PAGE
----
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Saturday, June 22, 2024

'The Blair Witch Project' will bewitch audiences all over again

It’s late October. The leaves have only just started to dress themselves in soft, pastel yellows and brilliant reds. An electric chill is in the air, and you can smell the musty tang of cold, damp earth as your boots crunch through a blanket of dead leaves. You reach Picnic Point at sunset, and the burnt umber essence of crackling pine warms your party’s trembling fingers. Marshmallows are passed around, maybe followed by sticks to toast them and that one guy fusses over getting his s’more EXACTLY right. Everybody swaps stories, laughter and a few terrible jokes.

Then twilight descends into midnight. The lights across Lake Mendota die, the moon is swallowed by dark, swirling clouds and the fire shrinks to smoldering charcoal. Cold winds hiss in strange voices beyond the dying glow. Lakeshore Path yawns like a maw of stone and bark, grinning at you behind your back. Beneath the joy of good friends and a pretty fire, you know, eventually, you only have one way to get home.

Are you frightened yet? Good, you’re ready to watch “The Blair Witch Project.” I have no idea how this film got the bad rap it has today (actually, I have an idea, but that’s another article), because it’s probably the best ghost story I’ve ever experienced and certainly one of the best-told ghost stories for several generations—“The Devil’s Backbone” notwithstanding.

Not to say I was raised on ghost stories, but I’m probably not the only one that sunk deep into the wonderful ridiculousness of “Scary Stories to tell in the Dark”. I still dream about those illustrations coming to life and leaping out of the book to bite my eyeballs out.

When I saw that WUD Film was showing “Blair” a few weeks out, and with nothing better to do, I decided I would give it a shot. I had really no idea what I was getting into, but my expectations were “meh.” I hated “Paranormal Activity” (PICK ONE), and “Cloverfield” was an interesting idea that crashed on weak execution. Documentary-style films can work, but they have to feel like something that you might actually find in a camera. NOT like productions.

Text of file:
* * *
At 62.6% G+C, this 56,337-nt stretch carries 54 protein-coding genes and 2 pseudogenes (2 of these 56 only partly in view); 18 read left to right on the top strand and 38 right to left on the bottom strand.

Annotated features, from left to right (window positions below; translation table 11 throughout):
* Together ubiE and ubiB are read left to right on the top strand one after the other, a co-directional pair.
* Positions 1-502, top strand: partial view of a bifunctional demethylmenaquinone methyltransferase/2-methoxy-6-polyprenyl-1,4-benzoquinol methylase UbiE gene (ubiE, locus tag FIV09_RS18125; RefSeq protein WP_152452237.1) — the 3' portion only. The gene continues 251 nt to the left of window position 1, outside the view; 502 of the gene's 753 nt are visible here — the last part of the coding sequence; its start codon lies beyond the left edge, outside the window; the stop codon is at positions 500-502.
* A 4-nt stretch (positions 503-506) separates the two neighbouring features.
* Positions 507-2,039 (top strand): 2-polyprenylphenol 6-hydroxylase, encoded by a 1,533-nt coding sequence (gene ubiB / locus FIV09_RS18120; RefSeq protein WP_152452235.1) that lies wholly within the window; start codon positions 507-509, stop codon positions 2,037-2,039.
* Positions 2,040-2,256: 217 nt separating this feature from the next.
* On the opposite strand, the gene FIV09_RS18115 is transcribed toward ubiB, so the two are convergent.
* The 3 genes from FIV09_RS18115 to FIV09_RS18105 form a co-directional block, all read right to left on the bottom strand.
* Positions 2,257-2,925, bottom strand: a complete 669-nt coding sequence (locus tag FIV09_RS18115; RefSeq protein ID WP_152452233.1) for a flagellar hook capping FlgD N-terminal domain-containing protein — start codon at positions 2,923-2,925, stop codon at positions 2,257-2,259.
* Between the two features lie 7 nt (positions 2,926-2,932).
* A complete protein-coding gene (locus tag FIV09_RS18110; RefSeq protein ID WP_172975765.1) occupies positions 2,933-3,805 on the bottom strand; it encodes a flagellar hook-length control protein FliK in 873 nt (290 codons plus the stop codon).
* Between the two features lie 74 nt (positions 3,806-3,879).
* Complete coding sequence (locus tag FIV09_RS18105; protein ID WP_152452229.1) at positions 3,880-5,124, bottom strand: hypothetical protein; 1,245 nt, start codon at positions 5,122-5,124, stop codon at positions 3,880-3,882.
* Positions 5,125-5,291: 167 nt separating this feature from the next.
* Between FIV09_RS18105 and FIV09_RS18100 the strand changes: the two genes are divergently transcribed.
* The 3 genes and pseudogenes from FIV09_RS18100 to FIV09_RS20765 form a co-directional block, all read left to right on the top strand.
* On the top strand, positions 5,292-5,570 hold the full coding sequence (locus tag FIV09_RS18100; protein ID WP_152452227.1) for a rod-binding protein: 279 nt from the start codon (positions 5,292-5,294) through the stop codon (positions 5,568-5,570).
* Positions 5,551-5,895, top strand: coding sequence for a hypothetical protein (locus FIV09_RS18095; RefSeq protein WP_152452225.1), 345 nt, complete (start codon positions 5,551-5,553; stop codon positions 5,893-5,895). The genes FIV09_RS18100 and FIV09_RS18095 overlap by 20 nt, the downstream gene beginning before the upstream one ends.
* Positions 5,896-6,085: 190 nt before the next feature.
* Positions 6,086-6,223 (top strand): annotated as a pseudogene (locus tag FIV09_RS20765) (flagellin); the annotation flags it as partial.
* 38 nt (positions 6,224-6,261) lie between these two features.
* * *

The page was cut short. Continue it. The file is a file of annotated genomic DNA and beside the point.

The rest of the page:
Well, as such things often do, it turns out that the films that try to make the “Blair” lightning strike again (and again, and again and etc.) are nothing like their predecessor. Where the protagonists of “Paranormal Activity” come off as completely brain-dead, the main character of “Blair,” Heather (Heather Donahue), is driven and opportunistic. Instead of an empty house that reminds me more of “Poltergeist” than anything, we have a tall, formless wood in the middle of autumn. Instead of a demon possession (it’s been done to death since “The Exorcist,” people), we have… something.

I know that sounds like a criticism, but it isn’t. Lost and cold and hungry in the middle of Nowhere, Maryland, the kids are being hunted. Hunted by something. Is it the Blair Witch? Is it a wild animal? Is it somebody playing a prank? Perhaps it’s nothing. What if it IS nothing? Are the kids losing their minds? Are the sounds on the camera real? The “found footage” nature of the film asks us to take the details at face value, but as the camera switches between all three of the subjects, the composition starts to feel more and more subjective. What if three lost, panicking children are merely going slowly insane in the wild?

All of these questions create uncertainty, and “Blair Witch” lives in the land of uncertainty. From uncertainty and a threatening atmosphere, it bears a raw, instinctual kind of fear from an old, wrinkled womb. “Blair Witch” tells us some things, you can’t explain.

It takes a very skilled filmmaker to create that tension. We don’t KNOW what’s in the dark. We don’t KNOW what’s hunting these three college kids. It leaves little piles of stones around the tent. The kids find a grove with human-shaped stick sculptures hanging from the trees. Children laugh in the night. Are they going in circles, or is the compass lying to them?

“Blair Witch,” having a budget of about half a shoestring, knows what every storyteller worth their salt knows: You have to tell the story right. You have to go slow, building a horrible sense of dread that squirms under your skin and itches. The details are sparse, and they come from often-unreliable sources. Sometimes they contradict each other. The mystery expands and the noose tightens around your mind.

WUD Film is showing “The Blair Witch Project” in a few weeks (Friday, Oct. 18, at midnight at the Marquee). I HIGHLY suggest you go see it. Then maybe take a walk to Picnic Point.

It’s late October, after all…

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